Falmouth Wharves

Falmouth Wharves

Falmouth Wharves

Parish: Trelawny

Falmouth, the parish capital of Trelawny, was created towards the end of the eighteenth century, when sugar was “king”. It was created because Martha Brae the previous capital was unable to handle the volume of trade resulting from the prosperity of sugar, and the inability of its small harbour to facilitate the larger ships transporting the produce of the parish.

The port of Falmouth in the early nineteenth century exported sugar and rum from a number of properties, and its warehouses were stocked with supplies needed for these estates. According to Ogilvie, “those were the days when 20 to 25 ships were at once in the Falmouth harbour taking in or awaiting a cargo of sugar and rum from the eighty-eight sugar estates. The night life was not a sober one. The police had their work in removing drunken sailors and others to the cage, now extinct.”

Beginning at the Phoenix Foundry to Tharp House, Falmouth had numerous wharves, which served the town. These included Davis’ Wharf now Central Wharf, Jarrett’s Wharf now Hampden Wharf, Tharp’s Wharf later known as Government Wharf and Barrett’s Wharf later known as Trelawny Wharf. The Foundry was constructed around 1810 by Mr. Field, an engineer. The roof was entirely of slate until sometime between 1905 and 1910 when it was bought by Messrs. Delgado Bros., and attached to the Central Wharf premises. The workers at the Foundry were mainly Scotsmen, who were capable of repairing all machinery of the sugar estates in Trelawny and adjoining parishes, as well as repairing ships docked at the Falmouth Harbour. John Tharp, the owner of Tharp House and Tharp’s Wharf was a wealthy planter who owned a number of estates in the parish of Trelawny. The wharf made him the most self-sufficient planter in the island, because it was rare for a planter to build a wharf. Tharp also went into slave trading and made a handsome profit from the importation of the 400 Ibos from West Africa in 1782. Tharp died on July 30, 1804, just months after bringing another batch of Ibos into the island.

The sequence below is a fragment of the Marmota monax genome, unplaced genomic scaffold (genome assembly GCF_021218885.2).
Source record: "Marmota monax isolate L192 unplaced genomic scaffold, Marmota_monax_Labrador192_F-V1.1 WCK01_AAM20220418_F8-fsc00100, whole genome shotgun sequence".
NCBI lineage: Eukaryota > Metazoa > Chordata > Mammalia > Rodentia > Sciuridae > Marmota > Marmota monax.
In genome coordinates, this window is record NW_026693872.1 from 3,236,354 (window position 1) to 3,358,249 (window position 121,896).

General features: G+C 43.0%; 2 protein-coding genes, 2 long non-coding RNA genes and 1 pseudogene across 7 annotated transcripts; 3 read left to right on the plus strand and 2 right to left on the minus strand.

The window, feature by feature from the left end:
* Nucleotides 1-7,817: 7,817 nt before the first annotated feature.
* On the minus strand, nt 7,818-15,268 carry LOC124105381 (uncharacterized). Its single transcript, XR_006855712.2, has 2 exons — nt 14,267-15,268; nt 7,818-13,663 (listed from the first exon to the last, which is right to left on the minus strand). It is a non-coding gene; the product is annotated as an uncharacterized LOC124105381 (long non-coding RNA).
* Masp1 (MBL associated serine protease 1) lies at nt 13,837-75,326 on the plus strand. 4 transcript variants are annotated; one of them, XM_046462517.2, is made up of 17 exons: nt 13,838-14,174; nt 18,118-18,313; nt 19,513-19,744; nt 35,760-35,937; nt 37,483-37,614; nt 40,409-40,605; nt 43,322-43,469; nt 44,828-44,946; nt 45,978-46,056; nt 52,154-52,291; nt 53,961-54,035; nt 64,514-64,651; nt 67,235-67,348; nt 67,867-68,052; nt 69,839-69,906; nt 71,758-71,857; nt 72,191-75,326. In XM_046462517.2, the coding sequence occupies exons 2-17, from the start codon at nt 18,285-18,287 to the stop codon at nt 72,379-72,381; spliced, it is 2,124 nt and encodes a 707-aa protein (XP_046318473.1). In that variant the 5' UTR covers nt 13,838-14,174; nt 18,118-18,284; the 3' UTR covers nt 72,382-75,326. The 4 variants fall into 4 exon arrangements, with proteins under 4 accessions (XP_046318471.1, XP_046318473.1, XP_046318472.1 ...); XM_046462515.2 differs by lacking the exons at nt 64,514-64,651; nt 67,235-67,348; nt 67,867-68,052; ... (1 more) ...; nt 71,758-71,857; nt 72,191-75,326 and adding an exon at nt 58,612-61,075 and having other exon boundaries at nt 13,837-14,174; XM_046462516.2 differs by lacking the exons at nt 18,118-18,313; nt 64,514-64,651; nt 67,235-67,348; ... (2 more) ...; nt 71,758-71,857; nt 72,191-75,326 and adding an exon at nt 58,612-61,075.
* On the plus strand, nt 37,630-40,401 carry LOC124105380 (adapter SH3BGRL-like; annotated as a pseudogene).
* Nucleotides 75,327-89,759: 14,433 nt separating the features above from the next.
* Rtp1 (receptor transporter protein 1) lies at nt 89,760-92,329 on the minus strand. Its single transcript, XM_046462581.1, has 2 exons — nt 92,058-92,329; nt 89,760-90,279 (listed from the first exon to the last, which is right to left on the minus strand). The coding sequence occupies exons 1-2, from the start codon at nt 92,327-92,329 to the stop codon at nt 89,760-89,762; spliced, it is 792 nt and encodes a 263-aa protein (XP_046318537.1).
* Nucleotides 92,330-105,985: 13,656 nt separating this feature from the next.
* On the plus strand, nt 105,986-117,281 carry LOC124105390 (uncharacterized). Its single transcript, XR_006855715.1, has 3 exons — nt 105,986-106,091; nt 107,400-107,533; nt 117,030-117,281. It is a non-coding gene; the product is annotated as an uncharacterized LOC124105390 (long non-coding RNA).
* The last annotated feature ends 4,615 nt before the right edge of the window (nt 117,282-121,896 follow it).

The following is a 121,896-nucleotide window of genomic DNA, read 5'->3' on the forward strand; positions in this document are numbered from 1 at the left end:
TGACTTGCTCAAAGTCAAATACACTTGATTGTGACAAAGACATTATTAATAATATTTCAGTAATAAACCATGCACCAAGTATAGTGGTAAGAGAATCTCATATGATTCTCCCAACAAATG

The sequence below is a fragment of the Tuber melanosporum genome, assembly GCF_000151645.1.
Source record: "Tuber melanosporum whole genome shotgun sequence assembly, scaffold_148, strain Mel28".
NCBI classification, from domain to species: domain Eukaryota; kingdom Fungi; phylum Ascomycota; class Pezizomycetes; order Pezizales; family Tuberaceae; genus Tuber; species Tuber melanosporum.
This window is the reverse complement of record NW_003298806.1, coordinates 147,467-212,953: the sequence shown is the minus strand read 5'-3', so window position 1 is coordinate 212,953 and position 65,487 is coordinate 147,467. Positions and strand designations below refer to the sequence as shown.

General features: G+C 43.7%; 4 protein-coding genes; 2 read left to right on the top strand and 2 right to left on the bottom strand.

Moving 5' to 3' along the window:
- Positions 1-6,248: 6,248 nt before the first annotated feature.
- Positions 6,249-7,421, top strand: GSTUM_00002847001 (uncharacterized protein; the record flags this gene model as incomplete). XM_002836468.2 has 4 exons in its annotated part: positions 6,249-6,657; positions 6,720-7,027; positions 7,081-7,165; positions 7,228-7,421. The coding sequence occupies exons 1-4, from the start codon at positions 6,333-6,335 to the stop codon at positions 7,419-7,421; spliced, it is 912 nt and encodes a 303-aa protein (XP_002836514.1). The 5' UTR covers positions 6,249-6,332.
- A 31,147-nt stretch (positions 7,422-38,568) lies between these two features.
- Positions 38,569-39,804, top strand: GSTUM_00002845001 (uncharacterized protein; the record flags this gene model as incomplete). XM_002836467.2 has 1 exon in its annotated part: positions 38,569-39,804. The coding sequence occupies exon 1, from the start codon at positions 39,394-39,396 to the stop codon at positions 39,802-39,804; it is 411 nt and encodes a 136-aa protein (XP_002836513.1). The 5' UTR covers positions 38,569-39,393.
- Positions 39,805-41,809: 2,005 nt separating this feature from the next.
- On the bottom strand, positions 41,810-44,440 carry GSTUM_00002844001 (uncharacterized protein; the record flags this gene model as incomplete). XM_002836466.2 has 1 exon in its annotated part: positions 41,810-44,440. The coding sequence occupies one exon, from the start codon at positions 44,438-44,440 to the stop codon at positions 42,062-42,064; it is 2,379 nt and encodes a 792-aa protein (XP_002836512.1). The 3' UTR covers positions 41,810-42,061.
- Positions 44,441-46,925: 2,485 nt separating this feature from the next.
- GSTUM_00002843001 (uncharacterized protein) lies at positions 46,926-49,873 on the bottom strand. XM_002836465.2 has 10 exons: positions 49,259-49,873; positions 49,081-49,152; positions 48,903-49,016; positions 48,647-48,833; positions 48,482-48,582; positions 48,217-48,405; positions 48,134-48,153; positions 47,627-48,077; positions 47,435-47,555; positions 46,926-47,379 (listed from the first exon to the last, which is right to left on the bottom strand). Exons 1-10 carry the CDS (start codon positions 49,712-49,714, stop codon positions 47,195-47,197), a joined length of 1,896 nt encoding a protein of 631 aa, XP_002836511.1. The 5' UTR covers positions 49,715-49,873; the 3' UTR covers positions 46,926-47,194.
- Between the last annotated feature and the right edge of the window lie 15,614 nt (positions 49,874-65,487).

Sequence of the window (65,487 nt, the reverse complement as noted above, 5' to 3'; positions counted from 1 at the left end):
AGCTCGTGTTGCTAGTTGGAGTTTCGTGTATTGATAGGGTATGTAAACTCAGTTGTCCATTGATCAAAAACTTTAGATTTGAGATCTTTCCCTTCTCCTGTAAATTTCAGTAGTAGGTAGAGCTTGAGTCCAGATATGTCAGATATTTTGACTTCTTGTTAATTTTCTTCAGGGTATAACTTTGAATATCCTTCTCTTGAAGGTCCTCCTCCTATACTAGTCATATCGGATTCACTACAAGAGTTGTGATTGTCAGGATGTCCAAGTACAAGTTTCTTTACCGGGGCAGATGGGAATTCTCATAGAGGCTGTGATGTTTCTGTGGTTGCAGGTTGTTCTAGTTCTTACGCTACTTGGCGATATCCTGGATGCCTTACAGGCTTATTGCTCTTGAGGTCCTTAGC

Falmouth WharvesBy 1850, a pier was constructed between Tharp’s Wharf and Barrett’s Wharf by George Atkinson at a cost of 219 pounds. The pier was built to facilitate embarkation when the wharves were closed. It was recommended that in constructing the pier, “a jetty be run out from high water mark 100 feet long by 12 feet wide with pitch pine piles 12 feet apart properly placed and covered with pitch pine planks.” Later, an additional 100 feet was added. The pier lasted until August 11, 1903, when it was completely destroyed by a hurricane.

Steamships began to arrive in Jamaica in the 1830s and by the 1860s were doing most of the island’s carrying trade. This signalled the demise of Falmouth as a major port. Unlike the traditional sailing ships, these bulkier vessels needed deeper waters to dock and the Falmouth harbour was not deep enough to accommodate them. Attempts were made to deepen the harbour, but the additional expenses were a constant deterrent. Added to this, by the 1890s railway lines ran throughout the island and it became more efficient to used ports, such as Montego Bay, which were easily accessed by rail. So the town of Falmouth was eventually bypassed for Montego Bay and the commercial success of Falmouth was by the 1900s a memory.

The Falmouth Wharves stand as a reminder of the town’s former glory. The warehouses were tall single floor structures built of brick, cut stone and or timber with slate or zinc roof. The warehouses of Hampden Wharf were built during the First World War 1914 – 1918, from disused building at Maxfield Estate.


1. Daniel Ogilvie, The History of Trelawny (Kingston: United Printers, 1954) p. 56

2. Ibid p. 54

3. Daive Dunkley, “Revisiting Falmouth” http://www.jnht.com/heritage_site.php?id=189

4. Daniel Ogilvie, The History of Trelawny (Kingston: United Printers, 1954) p. 58

5. Shirley Robertson, Maritime History of Jamaica (Thesis) 1989, p. 76



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